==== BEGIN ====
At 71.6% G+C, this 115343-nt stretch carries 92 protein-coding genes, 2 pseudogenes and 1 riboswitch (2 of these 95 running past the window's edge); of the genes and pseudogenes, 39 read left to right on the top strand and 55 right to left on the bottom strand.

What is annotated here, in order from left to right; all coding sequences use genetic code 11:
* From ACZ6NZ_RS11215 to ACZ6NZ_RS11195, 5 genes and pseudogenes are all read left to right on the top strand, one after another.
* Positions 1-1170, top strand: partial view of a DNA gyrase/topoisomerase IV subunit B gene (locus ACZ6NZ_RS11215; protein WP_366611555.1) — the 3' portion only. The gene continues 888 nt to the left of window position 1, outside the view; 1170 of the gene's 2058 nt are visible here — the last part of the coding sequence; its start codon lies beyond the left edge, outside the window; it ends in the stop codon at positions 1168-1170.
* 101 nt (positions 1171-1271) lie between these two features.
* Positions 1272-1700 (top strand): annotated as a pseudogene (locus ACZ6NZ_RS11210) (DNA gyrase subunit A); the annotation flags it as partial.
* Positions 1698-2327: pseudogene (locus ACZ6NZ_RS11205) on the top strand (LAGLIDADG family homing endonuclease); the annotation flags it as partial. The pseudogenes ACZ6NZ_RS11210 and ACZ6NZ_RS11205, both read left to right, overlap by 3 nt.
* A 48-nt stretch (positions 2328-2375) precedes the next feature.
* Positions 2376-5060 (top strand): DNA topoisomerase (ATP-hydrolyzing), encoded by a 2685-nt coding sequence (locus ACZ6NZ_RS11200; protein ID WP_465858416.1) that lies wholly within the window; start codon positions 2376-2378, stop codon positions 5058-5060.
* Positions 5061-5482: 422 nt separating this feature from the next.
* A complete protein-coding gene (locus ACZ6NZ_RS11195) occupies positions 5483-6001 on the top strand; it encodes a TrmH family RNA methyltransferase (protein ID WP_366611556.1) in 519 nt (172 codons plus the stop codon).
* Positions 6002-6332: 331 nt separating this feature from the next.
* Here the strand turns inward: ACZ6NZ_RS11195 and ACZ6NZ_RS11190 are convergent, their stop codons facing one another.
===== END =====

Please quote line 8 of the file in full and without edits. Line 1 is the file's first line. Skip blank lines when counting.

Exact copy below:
* A 48-nt stretch (positions 2328-2375) precedes the next feature.